Guernsey is home to all the Kruger crew but being a private reserve you get closer. You also get the chance to go on early morning and late afternoon drives.
Your base is the lodge which is intentionally small. Each treehouse is built around the canopy of growing trees. Children love treehouses, and fingers crossed yours will too. Tree House Lodge can accommodate 37 people. Ideal if you have 36 children.
So, what to do apart from shout JOY! Fancy Baobab planting? These trees can live for thousands of years, and you can plant one here and leave your legacy. You’ll get the tree’s GPS coordinates as well as a certificate – and you’ll also be contributing towards conservation efforts. Win win.
The lodge offers a range of activities including guided bush walks, night drives and even a Junior Ranger Course. This hurls your offspring into the bush for 2 hours. They’ll learn about local animals and plants and may even hear about Jessica The Hippo. She lives nearby and is wild but likes to interact with humans. Jolly nice Jessica.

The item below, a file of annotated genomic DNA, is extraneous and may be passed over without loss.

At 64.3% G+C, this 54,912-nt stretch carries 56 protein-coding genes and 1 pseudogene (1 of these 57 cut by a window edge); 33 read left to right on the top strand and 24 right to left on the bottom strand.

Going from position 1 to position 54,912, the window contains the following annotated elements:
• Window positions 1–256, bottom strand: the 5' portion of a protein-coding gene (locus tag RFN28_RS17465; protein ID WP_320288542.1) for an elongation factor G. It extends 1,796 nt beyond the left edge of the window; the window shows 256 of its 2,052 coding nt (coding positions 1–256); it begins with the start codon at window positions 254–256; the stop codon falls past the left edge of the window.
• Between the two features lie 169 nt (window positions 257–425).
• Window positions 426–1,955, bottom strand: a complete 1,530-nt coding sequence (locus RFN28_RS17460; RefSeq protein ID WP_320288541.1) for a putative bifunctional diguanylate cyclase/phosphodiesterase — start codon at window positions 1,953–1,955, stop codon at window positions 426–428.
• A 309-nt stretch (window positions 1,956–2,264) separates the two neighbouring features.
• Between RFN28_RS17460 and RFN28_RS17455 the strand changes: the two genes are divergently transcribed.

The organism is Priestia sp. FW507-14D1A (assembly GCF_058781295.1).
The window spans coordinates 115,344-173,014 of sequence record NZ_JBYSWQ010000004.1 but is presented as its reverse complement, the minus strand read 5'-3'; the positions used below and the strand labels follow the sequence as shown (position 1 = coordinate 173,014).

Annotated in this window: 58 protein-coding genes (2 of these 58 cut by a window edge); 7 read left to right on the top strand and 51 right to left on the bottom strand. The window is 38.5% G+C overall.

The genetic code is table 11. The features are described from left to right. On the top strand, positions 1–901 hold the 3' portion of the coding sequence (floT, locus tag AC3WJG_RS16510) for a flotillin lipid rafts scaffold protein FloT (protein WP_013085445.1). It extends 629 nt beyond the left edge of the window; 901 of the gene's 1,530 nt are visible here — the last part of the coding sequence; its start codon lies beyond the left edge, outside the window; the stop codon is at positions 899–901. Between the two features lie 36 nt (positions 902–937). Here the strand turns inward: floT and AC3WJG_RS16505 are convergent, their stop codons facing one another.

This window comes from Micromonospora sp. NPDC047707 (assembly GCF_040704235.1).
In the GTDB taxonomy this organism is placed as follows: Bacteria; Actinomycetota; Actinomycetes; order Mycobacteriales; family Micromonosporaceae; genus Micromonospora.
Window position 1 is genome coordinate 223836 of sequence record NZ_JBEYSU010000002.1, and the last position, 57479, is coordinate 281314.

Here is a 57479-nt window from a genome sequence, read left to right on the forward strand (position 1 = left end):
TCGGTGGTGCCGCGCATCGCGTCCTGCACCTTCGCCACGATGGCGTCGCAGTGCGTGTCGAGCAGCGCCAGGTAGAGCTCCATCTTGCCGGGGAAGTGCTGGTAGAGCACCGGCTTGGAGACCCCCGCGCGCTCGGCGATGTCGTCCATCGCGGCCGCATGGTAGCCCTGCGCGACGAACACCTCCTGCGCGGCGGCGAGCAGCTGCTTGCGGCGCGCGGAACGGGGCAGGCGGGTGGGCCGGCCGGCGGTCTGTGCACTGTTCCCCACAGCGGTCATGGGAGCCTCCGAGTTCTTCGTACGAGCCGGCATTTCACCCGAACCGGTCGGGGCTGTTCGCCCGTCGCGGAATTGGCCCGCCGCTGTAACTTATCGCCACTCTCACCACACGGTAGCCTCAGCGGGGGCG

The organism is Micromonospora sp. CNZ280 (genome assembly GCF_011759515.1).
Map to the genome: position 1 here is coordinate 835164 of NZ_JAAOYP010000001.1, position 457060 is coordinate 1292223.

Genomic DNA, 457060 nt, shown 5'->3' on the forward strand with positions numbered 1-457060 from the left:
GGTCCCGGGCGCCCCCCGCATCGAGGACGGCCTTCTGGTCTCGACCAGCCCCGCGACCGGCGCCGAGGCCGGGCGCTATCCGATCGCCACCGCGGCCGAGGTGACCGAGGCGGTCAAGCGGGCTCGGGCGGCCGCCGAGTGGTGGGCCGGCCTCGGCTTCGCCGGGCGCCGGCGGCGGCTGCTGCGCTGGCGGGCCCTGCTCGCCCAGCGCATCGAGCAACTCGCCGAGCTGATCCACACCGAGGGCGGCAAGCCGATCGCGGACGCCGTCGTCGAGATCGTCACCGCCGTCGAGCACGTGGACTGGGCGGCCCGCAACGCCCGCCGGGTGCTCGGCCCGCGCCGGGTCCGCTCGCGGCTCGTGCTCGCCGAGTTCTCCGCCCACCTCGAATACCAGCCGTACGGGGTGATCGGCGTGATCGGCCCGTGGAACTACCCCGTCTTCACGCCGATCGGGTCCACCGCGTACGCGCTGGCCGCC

And guess what cat? Your mice are away so you get to play cat, play! There’s a panoramic lookout point at the lodge, get drunk and watch the sun set over the Drakensberg mountains.Standard Accommodation
Did you like the panoramic view? Good cos you’re gonna get a whole lot more today. You’re off to Hazyview, the gateway to the Panorama Route. Mountains, forests, lakes. Stunning.
On the way: This isn’t a long drive, it will take about 1-2 hours to travel the 105km. Hazyview is a town on a crossroads, where six major roads converge. And it gets its name from having... a hazy view. It has a big banana scene too so could easily have been called Banana-view or even Macadamia-view because they have a lotta little nuts too.